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various moods for 2022—writing autobiographically, making intense & personal projects—examining the past as a model to avoid for the future—

i’ve always felt there are two versions of the self—internal dialogues & the various attempts we make at revealing that person to the world, then that presentation as it is interpreted by others. somewhere in the middle is who we are in this reality—yet the glare of those reflections shift over time, then so do we—

photo by carola di poi

change is the only constant—the universe performs its natural balancing act, we somehow try to keep up with our own, adapting to the state of the world & the state of society against the state of the self—

but can one ever really change themselves? or are we simply subject to that self-reflection, waiting for the glare to simply illuminate the truth that hides in the shadows?

partly cloudy, a chance of dismay. fireworks mistaken for gunshots, gunshots mistaken for fireworks. the bars are closing, the cars are speeding. a coyote and a stray cat both cross my path. it’s just another night in los angeles & i hope that this year is better than the last.

the bernie hat

“are you a bernie fan?”

a polite older man sitting across from us at silverlake ramen asked me this as the check was being paid.

“well, of course he is, why else would he be wearing that hat?” the woman sitting across from him humorously jabbed & they laughed rhetorically for a second. i responded in the affirmative & the conversation was off to the races.

i try to mostly listen in these situations as there are few enough people in my generation that agree with my ideas, much less those who qualify for the boomer era. i didn’t need to ruin the day of these otherwise polite & kind pople. i could tell they were otherwise die-hard liberals who knew the two-party system here was just broken. they talked about phone banking for bernie & how ‘their generation’ was out in the streets, trying to affect change in the sixties.

with an obvious disdain for republicans & guns, the man told me about how the united states needs to bring in countries from around the world to ‘show us how it’s done’—japan for public transport, finland for education, etc. (i did almost break laughing when he suggested germany & israel for military, as i doubt we need two countries who’ve committed massive war crimes to add to the states’ already thick resumé on that front.) the woman, meanwhile, insisted repeatedly that, ‘we just need thousands in the streets, marching & demonstrating.’

after letting this go on for a couple minutes, just to see where they actually stood i suggested that we’d done that, and it was obama who cleared out the occupy wall street camps. “well, i think that’s different,” she insisted, obviously biased. i guess the tear gas canisters missed her that time around.

the fault of their logic isn’t that the united states can still be saved, but that the political establishment would allow it to happen. elected officials are primarily servants of the capitalist elite, and will never allow for money to go anywhere but up the food chain. i mean, hell, we’re now fighting round three of a global pandemic & at this point the government isn’t even commenting, much less committing any action.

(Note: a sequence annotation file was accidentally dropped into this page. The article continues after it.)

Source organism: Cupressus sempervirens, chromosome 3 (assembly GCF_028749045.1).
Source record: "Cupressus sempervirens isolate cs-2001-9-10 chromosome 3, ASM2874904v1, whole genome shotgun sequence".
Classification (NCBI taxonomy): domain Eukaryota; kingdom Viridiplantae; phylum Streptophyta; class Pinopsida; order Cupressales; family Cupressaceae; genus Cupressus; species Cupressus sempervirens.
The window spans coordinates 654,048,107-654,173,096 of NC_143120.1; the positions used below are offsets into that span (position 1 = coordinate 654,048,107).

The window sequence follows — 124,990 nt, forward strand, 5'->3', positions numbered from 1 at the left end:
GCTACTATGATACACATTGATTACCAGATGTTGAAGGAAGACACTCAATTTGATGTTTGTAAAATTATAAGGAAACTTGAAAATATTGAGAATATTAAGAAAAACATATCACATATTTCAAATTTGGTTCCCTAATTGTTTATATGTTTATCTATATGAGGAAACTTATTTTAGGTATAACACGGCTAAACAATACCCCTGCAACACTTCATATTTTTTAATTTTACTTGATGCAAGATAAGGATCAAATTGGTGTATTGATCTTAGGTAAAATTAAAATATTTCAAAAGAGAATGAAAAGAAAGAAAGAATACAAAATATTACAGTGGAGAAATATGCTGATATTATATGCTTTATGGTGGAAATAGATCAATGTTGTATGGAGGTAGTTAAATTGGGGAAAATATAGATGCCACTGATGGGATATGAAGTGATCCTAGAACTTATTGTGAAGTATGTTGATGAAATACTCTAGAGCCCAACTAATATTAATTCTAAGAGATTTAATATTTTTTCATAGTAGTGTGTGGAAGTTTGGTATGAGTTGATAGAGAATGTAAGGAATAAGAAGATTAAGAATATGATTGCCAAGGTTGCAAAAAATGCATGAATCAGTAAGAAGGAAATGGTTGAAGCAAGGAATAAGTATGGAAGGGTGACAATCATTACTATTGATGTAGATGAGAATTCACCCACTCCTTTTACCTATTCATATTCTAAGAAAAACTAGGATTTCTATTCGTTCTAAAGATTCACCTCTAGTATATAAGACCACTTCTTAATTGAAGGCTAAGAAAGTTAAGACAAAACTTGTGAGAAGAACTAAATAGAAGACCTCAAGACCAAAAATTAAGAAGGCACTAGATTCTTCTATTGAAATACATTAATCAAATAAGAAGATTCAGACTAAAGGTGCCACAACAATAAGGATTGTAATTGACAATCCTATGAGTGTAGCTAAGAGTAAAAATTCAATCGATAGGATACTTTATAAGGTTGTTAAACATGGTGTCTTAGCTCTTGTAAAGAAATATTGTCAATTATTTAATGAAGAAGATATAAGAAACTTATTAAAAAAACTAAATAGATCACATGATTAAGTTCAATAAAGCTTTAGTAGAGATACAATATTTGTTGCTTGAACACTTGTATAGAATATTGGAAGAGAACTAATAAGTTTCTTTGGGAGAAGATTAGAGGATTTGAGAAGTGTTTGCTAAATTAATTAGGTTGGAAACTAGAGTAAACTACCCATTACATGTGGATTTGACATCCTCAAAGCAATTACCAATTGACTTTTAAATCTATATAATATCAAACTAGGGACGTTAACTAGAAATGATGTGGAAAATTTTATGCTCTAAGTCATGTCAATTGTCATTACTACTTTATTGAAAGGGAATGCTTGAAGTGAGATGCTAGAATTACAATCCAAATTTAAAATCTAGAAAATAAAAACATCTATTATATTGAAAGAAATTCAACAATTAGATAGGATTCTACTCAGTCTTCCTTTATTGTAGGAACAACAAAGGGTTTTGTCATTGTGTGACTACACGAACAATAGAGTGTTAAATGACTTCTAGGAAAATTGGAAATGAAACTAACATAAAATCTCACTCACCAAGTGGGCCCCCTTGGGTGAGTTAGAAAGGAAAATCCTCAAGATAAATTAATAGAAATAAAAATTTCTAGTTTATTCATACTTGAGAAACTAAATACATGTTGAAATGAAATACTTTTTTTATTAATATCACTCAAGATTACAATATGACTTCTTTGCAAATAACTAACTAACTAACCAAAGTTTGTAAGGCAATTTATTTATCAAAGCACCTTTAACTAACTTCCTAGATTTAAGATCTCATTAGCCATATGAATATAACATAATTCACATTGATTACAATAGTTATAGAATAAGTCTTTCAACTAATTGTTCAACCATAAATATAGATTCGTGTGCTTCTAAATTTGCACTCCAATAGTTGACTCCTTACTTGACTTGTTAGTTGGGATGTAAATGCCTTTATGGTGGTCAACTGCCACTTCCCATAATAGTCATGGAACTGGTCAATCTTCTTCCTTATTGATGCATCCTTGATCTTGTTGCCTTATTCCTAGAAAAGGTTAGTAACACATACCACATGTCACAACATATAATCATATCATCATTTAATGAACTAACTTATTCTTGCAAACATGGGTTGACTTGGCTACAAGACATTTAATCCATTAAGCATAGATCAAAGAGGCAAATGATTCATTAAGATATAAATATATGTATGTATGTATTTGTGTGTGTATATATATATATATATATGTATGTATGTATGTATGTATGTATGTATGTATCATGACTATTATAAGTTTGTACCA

this is how it’ll go from here on out—be it climate change or police violence or the houselessness crisis. from major city mayors to the president, they just don’t give a fuck about anything but a checkbook.

it’s too bad, as people like this couple won’t be able to live the rest of their lives without feeling some sort of combination of confusion & despair, while my generation & younger basically assume we’ll all be dead before reaching that age anyway. and these fucking politicians want us to go to work?

passing through it all

given the season & its scheduled events, i’ve been thinking about time a lot. i suppose we all do, as the year comes to a close. recollections, misfortunes, random moments of joy. whatever.

i don’t necessarily believe in ‘wasted’ time—there is always something to learn in what has passed & what has been gained or lost. i’ve heard many friends & associations alike express a similar sentiment over the years: “am i wasting my life?”

what a sick society we are told to call the greatest on earth. brand it however you like, it doesn’t change the fact it makes human beings consider themselves a loss, that their own lives are superficial. what one can ultimately learn from this is how damaged the system is to make those trapped in it feel naturally damaged themselves.

‘anarchy’ may be an intimidating term to most, but the anarchists i’ve met along the way have always been caring, accepting & inclusive. it’s the nature of the idea.

time is never lost, only stolen—but that message will never echo through existing mechanisms, and we are likely doomed to watch this machine as it eats itself & all the lives it uses to stay in a motion.

the most dangerous thing for a system built on lies is for the people to believe in themselves. the moon will never show another face, but we can. we must.

Colin Smith (b. 1982, based in Los Angeles) works in a form of assembly within and across disciplines, both in digital and analogue formats. Following in the ideas of media theorist Marshall McLuhan, the medium of his work is often dictated by its message—the diversity of projects that result are each an attempt to represent a particular thesis, a certain context.

Educated in graphic design and photojournalism, and self-taught in the visual arts, Smith has additionally worked as an art director, freelance designer or creative consultant for a variety of small businesses and independent clients around the world.

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